Hing can be found in all good Indian shops – it generally comes in a small pot that will last for a very long time as you only need to use it sparingly.

If you like Indian food I really recommend that you try and find some as it will transform your dish.


Recipe: Peas and Potato Curry

Posted in Recipes, Vegetarian with tags , , , , , on March 22, 2012 by ninasnosh

I wanted my first dish to be  easy to cook with not too many ingredients. Once you have built up a stock of basic spices this is the kind of dish you can make any night of the week and of course it tastes yummy.



This amount serves 2 people if served on its own or 4 if served with another dish.

  • 400g of peeled and cubed potatoes
  • 2 cups of peas ( I like using baby peas)
  • 1 chopped fresh tomato
  • 1/2 tsp of mustard seeds
  • 1/4 tsp Hing (don’t worry if you don’t have this)
  • 1 – 1 1/2 tsp of fresh masala (depending on how spicy you want it).
  • 2 heaped tsp of ground coriander and cumin : I keep these mixed together 1 part cumin to 2 parts coriander
  • 1/4 tsp of turmeric
  • 1 tsp salt ( according to your taste)
  • 1/4 tsp of chilli powder ( optional if using green fresh masala)
  • 1- 1 1/2 tbsp oil for cooking ( I use canola or sunflower)

You will need a medium size pan to cook this in either a saucepan, wok style pan or even a deep frying pan but it must have a lid.


  1. Chop the potatoes into equal sized cubes of around 2cm
  2. Roughly chop the tomato
  3. Heat the oil in your pan until it is hot (not smoking hot)
  4. Add the mustard seeds and hing to the oil and cover with the lid
  5. Once the seeds have popped take off the heat
  6. Add all the spices and mix through in the oil
  7. Return pan to a medium heat and add the peas, potatoes and tomato
  8. Mix so that spices have covered everything
  9. After a couple of minutes cover with a lid and cook for around 15 minute
  10. Stir every few minutes making sure it is not sticking, don’t be too rough as you don’t want to mush it up
  11. If it does stick add a tbsp of water to loosen things up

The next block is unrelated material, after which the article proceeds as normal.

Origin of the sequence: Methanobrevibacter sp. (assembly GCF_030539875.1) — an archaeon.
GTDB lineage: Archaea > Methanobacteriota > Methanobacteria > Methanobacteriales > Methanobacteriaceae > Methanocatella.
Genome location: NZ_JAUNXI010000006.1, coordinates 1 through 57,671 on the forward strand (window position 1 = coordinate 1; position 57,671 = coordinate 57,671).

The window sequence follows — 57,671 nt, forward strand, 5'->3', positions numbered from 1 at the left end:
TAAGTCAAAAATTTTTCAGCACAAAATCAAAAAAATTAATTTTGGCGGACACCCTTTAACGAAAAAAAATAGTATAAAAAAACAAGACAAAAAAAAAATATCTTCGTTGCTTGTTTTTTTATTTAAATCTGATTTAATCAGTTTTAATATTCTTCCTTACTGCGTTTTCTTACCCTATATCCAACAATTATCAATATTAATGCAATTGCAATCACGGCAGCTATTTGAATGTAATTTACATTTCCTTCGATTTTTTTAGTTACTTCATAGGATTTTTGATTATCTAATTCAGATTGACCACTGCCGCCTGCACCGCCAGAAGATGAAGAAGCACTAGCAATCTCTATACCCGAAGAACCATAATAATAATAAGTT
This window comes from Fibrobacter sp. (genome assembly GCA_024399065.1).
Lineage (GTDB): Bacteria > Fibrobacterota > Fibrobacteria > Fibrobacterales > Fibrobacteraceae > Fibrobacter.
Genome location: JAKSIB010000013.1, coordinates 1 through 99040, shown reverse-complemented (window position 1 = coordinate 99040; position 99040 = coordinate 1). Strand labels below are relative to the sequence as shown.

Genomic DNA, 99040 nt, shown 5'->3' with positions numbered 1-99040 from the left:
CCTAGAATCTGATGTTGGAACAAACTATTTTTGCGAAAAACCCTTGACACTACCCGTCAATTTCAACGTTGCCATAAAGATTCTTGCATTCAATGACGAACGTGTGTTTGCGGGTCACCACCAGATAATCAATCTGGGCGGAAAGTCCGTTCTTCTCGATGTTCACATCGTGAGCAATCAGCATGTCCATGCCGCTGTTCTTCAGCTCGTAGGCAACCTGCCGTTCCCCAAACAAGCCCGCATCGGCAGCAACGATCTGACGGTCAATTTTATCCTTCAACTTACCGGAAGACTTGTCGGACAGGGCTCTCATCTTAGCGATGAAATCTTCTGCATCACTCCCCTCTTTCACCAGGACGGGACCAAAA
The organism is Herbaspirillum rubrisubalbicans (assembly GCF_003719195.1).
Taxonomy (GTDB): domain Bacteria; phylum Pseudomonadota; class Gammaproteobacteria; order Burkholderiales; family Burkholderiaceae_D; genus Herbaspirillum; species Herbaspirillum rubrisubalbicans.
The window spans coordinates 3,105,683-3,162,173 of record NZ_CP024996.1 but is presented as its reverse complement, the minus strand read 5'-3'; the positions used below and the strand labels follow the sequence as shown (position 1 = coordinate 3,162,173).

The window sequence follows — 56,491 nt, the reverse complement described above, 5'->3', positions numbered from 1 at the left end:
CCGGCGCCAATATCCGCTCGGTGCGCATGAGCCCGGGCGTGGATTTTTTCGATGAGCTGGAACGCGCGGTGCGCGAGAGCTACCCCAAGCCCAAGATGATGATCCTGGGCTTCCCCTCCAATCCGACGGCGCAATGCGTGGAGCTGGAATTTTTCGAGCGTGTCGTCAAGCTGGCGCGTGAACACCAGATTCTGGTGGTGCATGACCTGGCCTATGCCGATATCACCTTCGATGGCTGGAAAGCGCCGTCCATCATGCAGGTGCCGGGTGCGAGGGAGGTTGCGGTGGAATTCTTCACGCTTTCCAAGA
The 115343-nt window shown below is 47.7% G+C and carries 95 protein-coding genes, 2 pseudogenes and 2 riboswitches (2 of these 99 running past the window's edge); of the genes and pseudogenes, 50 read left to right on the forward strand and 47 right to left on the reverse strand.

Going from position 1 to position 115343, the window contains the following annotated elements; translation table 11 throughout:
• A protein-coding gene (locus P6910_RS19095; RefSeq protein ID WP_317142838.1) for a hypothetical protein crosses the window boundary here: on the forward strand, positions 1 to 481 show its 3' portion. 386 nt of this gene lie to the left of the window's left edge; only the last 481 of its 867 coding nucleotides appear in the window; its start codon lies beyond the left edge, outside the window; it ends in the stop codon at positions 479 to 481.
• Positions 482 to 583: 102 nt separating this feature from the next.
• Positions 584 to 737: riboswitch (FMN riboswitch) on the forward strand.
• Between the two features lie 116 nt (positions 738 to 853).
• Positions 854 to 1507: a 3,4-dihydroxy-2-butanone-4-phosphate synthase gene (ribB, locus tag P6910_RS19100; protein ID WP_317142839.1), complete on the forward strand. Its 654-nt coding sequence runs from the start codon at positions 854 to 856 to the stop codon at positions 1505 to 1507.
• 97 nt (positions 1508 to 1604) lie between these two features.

This can be eaten with roti, pitta, naan bread, wrap or just in a bowl with a spoon.

What’s in my pantry?

Posted in The Pantry with tags , , , , on March 18, 2012 by ninasnosh

I believe that if you always have basics in your pantry you can literally cook something from nothing. Over time my cupboard has become well stocked mostly because  I am always trying new recipes but also I just can’t resist something that is on offer (knowing that I will find some use for it sooner rather than later).

Here is a list of my top 10 herbs and spices that I couldn’t live without when it comes to Indian cooking:

  1. Garam Masala
  2. Ground cumin
  3. Ground coriander
  4. Turmeric
  5. Chilli Powder
  6. Mustard Seeds
  7. Cumin Seeds
  8. Cloves
  9. Cinnamon
  10. Asafoetida Powder (Hing)

Of course the list of ingredients can go on but this is just a starter.

Now there is one other ingredient or rather mix of ingredients that I could never be without.

Fresh Masala

This is a fresh chilli mix that I use in nearly all my indian cooking and other cooking. If you are reading this I urge you take the time to make it as it will be life changing when it comes to cooking.

You’ll need:

  • 2, 400g sterilised jars to store it in/ air tight plastic containers if you plan on freezing
  • chopper or blender to make the mixture


This amount fills about an 800g jar so adjust according to how much you would like to make.

  • 250g fresh hot chillies (birdseye)
  • 175g fresh ginger skin removed
  • 100g fresh garlic skin removed
  • 1 1/2 tsp salt
  • 1 1/2 tsp turmeric
  • 1 tbsp of chilli powder
  • Sunflower or canola oil (to preserve the mixture)


1. Remove stems from the chillies

2. Remove skin from both the ginger and garlic ( I find a vegetable peeler works well with the ginger)

3. Wash chillies and dry on tea towel

4. Chop the ginger into 2-3cm size pieces

5. Add chillies, garlic and ginger to chopper/blender with about a tbsp oil and chop until it is finely chopped (depending on size of chopper you may need to do this in batches)

6. Put chopped ingredients in a large bowl

7. Add the salt, turmeric and chilli powder* to the mixture and stir through

8. Add more oil so ingredients are coated with (not swimming in) oil – this will stop the fresh masala going dry or mouldy

9. Fill your jars and keep in the fridge until you need it or what I normally do is freeze half of it in a plastic container.

* I generally have 2 types of fresh masala in my fridge one with chilli powder to use in meat dishes and one without for vegetarian dishes but it’s just as good to have the one type.

Later this week I will post a recipe you can use the fresh masala in.